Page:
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GPS Units
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Now then folks..

Getting right back into my green laning and loving the TTR.

I am a familiar user of Memory map software for O.S Mapping and when I used a LandRover I had a netbook set up in the car with a gps receiver.

Question now of course is which is the best GPS unit to plonk on my handlebars??

Really relying on other users experience on this one as a quick browse on Amazon blew my mind with the choice and its very hard when you have no experience in the

field no

 



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Ha - the GPS question has a dozen answers all of which are right in their own way but all opposite cry

I can only speak personally and would suggest a good starter GPS that works well with Memory Map is the Road Angel 7000 (Navigator or Adventurer - doesn't really matter which).

Cheap enough to buy on eBay s/h where they range between £50 and £100.

Plan your route on MemMap on your PC or laptop and transfer it to Road Angel where you can follow the route on a "real" OS map. When you get back home you can then upload your tracklog to your PC.

Lots of info and support available here http://devongtrf.activeboard.com/t20410554/road-angel-7000-information/

Good luck with your quest wink

Brian



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perhaps a smart phone gps app (there are quite a lot out there)?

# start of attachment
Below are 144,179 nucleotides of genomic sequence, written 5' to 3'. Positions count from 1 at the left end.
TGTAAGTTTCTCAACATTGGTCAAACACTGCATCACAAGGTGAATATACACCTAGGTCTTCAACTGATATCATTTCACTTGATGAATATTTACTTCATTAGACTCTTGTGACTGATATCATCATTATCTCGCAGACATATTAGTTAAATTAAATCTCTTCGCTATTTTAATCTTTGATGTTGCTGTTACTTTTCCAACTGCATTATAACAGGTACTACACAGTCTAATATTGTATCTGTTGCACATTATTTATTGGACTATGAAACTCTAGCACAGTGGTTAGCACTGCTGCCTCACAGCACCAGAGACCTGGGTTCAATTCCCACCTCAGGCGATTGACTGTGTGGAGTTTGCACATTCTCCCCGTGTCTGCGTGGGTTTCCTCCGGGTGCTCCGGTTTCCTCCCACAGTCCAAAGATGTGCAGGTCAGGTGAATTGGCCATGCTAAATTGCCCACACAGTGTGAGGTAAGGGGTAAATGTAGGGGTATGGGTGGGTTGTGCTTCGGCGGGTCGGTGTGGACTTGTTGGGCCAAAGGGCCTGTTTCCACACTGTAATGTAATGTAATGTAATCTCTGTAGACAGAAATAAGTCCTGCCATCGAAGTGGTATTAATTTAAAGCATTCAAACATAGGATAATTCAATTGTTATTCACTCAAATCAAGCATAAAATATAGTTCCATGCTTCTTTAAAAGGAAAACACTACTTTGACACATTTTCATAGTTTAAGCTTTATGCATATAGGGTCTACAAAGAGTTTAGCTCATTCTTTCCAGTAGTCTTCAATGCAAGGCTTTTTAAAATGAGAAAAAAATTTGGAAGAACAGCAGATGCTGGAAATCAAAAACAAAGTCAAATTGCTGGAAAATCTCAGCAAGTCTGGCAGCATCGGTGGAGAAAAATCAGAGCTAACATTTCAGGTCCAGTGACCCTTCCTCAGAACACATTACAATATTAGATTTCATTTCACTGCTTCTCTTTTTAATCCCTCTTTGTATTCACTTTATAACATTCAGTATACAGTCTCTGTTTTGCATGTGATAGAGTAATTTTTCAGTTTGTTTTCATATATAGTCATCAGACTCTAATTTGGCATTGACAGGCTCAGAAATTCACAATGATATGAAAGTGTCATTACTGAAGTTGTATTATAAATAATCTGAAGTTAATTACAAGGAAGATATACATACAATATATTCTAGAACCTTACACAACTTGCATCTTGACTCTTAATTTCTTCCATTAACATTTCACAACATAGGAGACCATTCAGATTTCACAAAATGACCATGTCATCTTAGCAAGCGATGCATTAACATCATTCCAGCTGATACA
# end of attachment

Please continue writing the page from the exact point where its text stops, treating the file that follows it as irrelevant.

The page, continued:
things to consider are:

is the app simple to use?
does the smartphone using the app have a good gps hardware capability (eg accurate, works under trees, quick first fix)?
does the smartphone have decent sized battery (assuming not connected to external power on TTR)?
is the smartphone reasonably robust and weatherproof?
can the app use stored maps (so map tiles don't need 3G to download - battery sapping and not possible in remote areas)?
can the app use FREE maps (like OpenStreetMap) or do they charge extra for maps?
will the app still function in airplane mode (usually needed to improve battery life)?

In the recent past, I have often thought that the ideal phone/gps unit would be a smooth circular disk in shape so it could be thrown into the nearest creek/stream as a "rock skipping" exercise to stop people playing with them at a stop so we could resume trail riding.